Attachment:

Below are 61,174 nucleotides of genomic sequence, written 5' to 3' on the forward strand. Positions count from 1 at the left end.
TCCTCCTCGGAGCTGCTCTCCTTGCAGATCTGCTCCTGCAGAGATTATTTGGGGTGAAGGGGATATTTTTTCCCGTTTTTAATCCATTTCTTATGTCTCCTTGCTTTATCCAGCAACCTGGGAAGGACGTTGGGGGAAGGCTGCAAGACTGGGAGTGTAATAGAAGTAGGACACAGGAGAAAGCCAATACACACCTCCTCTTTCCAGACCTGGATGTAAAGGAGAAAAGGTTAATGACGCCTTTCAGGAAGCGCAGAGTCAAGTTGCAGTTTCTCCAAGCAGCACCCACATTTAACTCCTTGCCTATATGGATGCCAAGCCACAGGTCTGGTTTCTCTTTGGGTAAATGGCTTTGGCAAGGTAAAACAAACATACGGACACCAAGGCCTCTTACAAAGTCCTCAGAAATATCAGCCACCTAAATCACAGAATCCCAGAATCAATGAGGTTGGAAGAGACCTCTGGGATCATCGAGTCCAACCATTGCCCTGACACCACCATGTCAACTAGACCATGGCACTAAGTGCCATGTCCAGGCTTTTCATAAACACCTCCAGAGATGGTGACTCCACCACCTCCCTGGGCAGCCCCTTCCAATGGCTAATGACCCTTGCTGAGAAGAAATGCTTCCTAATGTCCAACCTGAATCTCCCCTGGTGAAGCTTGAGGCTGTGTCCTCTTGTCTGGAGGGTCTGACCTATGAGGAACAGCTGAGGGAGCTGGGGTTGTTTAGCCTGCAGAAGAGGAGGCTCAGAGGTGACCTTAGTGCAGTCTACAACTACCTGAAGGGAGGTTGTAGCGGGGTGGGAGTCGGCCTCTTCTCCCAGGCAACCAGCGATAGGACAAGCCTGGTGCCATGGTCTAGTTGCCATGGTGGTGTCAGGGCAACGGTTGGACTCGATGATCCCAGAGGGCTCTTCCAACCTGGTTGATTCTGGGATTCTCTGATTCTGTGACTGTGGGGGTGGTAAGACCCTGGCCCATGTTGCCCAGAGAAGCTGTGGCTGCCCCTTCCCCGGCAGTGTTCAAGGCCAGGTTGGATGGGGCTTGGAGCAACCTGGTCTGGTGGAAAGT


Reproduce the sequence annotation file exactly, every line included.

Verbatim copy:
Below are 61,174 nucleotides of genomic sequence, written 5' to 3' on the forward strand. Positions count from 1 at the left end.
TCCTCCTCGGAGCTGCTCTCCTTGCAGATCTGCTCCTGCAGAGATTATTTGGGGTGAAGGGGATATTTTTTCCCGTTTTTAATCCATTTCTTATGTCTCCTTGCTTTATCCAGCAACCTGGGAAGGACGTTGGGGGAAGGCTGCAAGACTGGGAGTGTAATAGAAGTAGGACACAGGAGAAAGCCAATACACACCTCCTCTTTCCAGACCTGGATGTAAAGGAGAAAAGGTTAATGACGCCTTTCAGGAAGCGCAGAGTCAAGTTGCAGTTTCTCCAAGCAGCACCCACATTTAACTCCTTGCCTATATGGATGCCAAGCCACAGGTCTGGTTTCTCTTTGGGTAAATGGCTTTGGCAAGGTAAAACAAACATACGGACACCAAGGCCTCTTACAAAGTCCTCAGAAATATCAGCCACCTAAATCACAGAATCCCAGAATCAATGAGGTTGGAAGAGACCTCTGGGATCATCGAGTCCAACCATTGCCCTGACACCACCATGTCAACTAGACCATGGCACTAAGTGCCATGTCCAGGCTTTTCATAAACACCTCCAGAGATGGTGACTCCACCACCTCCCTGGGCAGCCCCTTCCAATGGCTAATGACCCTTGCTGAGAAGAAATGCTTCCTAATGTCCAACCTGAATCTCCCCTGGTGAAGCTTGAGGCTGTGTCCTCTTGTCTGGAGGGTCTGACCTATGAGGAACAGCTGAGGGAGCTGGGGTTGTTTAGCCTGCAGAAGAGGAGGCTCAGAGGTGACCTTAGTGCAGTCTACAACTACCTGAAGGGAGGTTGTAGCGGGGTGGGAGTCGGCCTCTTCTCCCAGGCAACCAGCGATAGGACAAGCCTGGTGCCATGGTCTAGTTGCCATGGTGGTGTCAGGGCAACGGTTGGACTCGATGATCCCAGAGGGCTCTTCCAACCTGGTTGATTCTGGGATTCTCTGATTCTGTGACTGTGGGGGTGGTAAGACCCTGGCCCATGTTGCCCAGAGAAGCTGTGGCTGCCCCTTCCCCGGCAGTGTTCAAGGCCAGGTTGGATGGGGCTTGGAGCAACCTGGTCTGGTGGAAAGT